NASA releases new High-Resolution Earthrise image, recently captured from LRO spacecraft‘s vantage point in orbit around the moon.
In this composite image by NASA’s Lunar Reconnaissance Orbiter (LRO), we see Earth appear to rise over the lunar horizon from the viewpoint of the spacecraft, with the center of the Earth just off the coast of Liberia (at 4.04 degrees North, 12.44 degrees West). The large tan area in the upper right is the Sahara Desert, and just beyond is Saudi Arabia. The Atlantic and Pacific coasts of South America are visible to the left. On the moon, we get a glimpse of the crater Compton, which is located just beyond the eastern limb of the moon, on the lunar farside.
Noah Petro, Deputy Project Scientist for LRO at NASA’s Goddard Space Flight Center in Greenbelt, Maryland, said:
“The image is simply stunning. The image of the Earth evokes the famous ‘Blue Marble’ image taken by Astronaut Harrison Schmitt during Apollo 17, 43 years ago, which also showed Africa prominently in the picture.”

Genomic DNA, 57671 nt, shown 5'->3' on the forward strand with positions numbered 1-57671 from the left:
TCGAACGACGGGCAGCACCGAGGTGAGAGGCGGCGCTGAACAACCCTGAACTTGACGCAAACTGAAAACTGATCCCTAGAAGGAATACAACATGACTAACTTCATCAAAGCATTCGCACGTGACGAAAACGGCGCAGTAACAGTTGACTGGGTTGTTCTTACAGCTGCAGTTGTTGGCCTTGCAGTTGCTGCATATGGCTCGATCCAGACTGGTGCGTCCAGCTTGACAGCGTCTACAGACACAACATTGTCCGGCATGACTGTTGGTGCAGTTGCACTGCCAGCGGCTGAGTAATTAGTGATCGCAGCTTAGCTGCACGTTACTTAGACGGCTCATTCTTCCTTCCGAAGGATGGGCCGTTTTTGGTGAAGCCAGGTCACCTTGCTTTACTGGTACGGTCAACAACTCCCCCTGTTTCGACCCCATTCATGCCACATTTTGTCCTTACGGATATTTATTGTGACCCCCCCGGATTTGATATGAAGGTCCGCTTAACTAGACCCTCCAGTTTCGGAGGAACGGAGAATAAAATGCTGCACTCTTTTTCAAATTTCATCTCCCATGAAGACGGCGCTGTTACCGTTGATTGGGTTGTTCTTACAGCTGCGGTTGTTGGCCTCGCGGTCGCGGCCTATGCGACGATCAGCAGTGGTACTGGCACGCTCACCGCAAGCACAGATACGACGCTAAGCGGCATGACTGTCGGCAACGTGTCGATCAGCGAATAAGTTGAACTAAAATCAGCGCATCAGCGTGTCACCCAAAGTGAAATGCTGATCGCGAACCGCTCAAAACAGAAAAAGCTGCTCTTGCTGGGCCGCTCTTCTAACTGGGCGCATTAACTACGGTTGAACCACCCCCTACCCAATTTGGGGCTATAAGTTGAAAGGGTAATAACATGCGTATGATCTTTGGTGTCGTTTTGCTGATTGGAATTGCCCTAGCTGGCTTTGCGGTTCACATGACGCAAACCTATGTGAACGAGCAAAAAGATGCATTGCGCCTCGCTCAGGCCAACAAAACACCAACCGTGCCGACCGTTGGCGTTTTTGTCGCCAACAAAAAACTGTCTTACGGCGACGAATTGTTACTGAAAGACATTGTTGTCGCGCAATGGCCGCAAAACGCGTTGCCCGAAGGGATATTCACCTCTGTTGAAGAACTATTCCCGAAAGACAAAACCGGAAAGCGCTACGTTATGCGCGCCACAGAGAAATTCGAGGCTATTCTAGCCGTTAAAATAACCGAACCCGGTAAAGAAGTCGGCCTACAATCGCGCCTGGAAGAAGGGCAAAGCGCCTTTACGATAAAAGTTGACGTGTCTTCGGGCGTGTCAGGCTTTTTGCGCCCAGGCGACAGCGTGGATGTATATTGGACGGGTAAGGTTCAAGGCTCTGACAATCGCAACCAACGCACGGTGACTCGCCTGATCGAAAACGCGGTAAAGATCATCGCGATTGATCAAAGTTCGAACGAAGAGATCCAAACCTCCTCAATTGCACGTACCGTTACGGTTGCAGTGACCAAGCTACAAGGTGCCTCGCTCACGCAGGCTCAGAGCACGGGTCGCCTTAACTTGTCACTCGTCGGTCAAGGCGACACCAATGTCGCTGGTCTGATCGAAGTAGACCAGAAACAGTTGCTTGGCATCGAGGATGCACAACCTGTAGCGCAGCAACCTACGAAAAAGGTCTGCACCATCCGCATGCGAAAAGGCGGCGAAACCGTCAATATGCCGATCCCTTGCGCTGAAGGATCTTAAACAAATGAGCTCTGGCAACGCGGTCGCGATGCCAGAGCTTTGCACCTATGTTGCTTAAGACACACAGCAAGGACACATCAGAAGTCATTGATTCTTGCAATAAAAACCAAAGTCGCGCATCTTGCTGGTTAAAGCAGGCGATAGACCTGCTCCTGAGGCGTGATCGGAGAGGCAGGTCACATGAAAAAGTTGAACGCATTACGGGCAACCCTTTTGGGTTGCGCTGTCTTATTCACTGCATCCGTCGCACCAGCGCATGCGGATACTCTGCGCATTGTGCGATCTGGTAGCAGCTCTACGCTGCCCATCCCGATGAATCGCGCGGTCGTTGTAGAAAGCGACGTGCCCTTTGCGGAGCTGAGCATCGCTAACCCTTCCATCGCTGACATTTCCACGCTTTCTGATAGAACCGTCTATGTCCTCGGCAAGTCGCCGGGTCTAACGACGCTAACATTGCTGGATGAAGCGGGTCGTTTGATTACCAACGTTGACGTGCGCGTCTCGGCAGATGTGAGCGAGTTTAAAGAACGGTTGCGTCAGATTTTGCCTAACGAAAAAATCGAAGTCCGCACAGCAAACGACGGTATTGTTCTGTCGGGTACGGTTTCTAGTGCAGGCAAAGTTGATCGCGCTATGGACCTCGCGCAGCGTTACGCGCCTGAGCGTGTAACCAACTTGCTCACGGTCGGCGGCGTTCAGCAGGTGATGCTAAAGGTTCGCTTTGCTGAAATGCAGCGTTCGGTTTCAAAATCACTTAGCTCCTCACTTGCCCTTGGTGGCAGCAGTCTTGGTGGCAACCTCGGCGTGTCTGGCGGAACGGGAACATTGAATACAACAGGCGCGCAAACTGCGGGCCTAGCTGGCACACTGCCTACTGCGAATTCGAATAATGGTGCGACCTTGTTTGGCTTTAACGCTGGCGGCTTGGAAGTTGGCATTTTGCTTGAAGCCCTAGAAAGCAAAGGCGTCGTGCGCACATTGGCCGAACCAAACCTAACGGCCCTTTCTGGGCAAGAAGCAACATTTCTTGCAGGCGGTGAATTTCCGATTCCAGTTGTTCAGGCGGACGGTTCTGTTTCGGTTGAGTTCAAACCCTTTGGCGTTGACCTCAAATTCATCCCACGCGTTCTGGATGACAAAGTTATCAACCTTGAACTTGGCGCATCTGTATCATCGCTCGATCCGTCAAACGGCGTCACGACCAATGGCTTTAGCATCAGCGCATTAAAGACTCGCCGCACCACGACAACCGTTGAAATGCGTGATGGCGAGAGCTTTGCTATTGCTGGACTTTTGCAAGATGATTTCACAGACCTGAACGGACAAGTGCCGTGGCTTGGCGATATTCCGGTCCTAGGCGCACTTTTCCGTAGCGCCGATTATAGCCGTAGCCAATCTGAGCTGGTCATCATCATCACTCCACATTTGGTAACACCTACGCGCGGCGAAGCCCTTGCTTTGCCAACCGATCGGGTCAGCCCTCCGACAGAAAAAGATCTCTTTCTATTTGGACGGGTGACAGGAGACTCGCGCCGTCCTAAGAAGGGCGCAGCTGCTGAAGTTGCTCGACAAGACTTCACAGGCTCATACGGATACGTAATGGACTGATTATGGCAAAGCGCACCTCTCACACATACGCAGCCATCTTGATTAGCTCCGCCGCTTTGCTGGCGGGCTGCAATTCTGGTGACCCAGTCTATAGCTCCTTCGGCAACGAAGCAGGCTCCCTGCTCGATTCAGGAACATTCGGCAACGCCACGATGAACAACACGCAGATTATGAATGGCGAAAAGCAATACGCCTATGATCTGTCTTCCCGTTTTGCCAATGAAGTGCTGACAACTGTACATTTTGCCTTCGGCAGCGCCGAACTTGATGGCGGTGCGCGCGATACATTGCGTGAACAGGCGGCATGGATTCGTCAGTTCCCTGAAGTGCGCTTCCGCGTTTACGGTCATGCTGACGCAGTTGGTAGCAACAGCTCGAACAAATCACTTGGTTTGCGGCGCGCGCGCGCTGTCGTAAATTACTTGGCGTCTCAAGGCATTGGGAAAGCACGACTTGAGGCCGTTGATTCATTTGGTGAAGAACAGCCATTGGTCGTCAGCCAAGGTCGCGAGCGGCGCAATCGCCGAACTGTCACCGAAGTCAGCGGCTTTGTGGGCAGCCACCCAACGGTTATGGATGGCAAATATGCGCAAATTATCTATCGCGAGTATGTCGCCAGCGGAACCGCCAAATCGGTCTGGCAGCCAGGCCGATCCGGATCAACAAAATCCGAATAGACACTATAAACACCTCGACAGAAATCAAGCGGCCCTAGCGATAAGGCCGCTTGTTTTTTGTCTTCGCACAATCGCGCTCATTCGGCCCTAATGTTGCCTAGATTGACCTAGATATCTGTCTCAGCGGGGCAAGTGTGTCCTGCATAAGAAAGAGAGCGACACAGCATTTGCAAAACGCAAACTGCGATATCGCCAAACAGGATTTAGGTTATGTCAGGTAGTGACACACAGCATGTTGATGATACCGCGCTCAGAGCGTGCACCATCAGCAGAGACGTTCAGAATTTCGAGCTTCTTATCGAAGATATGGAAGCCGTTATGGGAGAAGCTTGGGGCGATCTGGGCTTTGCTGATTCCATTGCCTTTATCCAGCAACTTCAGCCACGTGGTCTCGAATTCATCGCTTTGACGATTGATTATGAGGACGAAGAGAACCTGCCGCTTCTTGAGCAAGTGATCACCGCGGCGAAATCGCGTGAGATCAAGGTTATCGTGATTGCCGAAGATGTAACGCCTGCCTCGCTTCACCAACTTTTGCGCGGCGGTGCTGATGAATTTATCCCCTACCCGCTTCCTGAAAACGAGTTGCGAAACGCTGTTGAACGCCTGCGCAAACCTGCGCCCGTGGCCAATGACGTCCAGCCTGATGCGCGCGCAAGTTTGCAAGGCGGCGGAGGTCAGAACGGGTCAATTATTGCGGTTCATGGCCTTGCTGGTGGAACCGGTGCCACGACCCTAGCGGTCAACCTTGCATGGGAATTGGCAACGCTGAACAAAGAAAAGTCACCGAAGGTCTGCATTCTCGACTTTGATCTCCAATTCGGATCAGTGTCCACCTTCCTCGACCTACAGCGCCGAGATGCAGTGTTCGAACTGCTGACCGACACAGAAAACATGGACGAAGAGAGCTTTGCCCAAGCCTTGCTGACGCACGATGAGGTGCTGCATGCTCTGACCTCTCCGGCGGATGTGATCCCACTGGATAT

LRO was launched on June 18, 2009, and has collected a treasure trove of data with its seven powerful instruments, making an invaluable contribution to our knowledge about the moon. LRO experiences 12 earthrises every day; however the spacecraft is almost always busy imaging the lunar surface so only rarely does an opportunity arise such that its camera instrument can capture a view of Earth. Occasionally LRO points off into space to acquire observations of the extremely thin lunar atmosphere and perform instrument calibration measurements. During these movements sometimes Earth (and other planets) pass through the camera’s field of view and dramatic images such as the one shown here are acquired.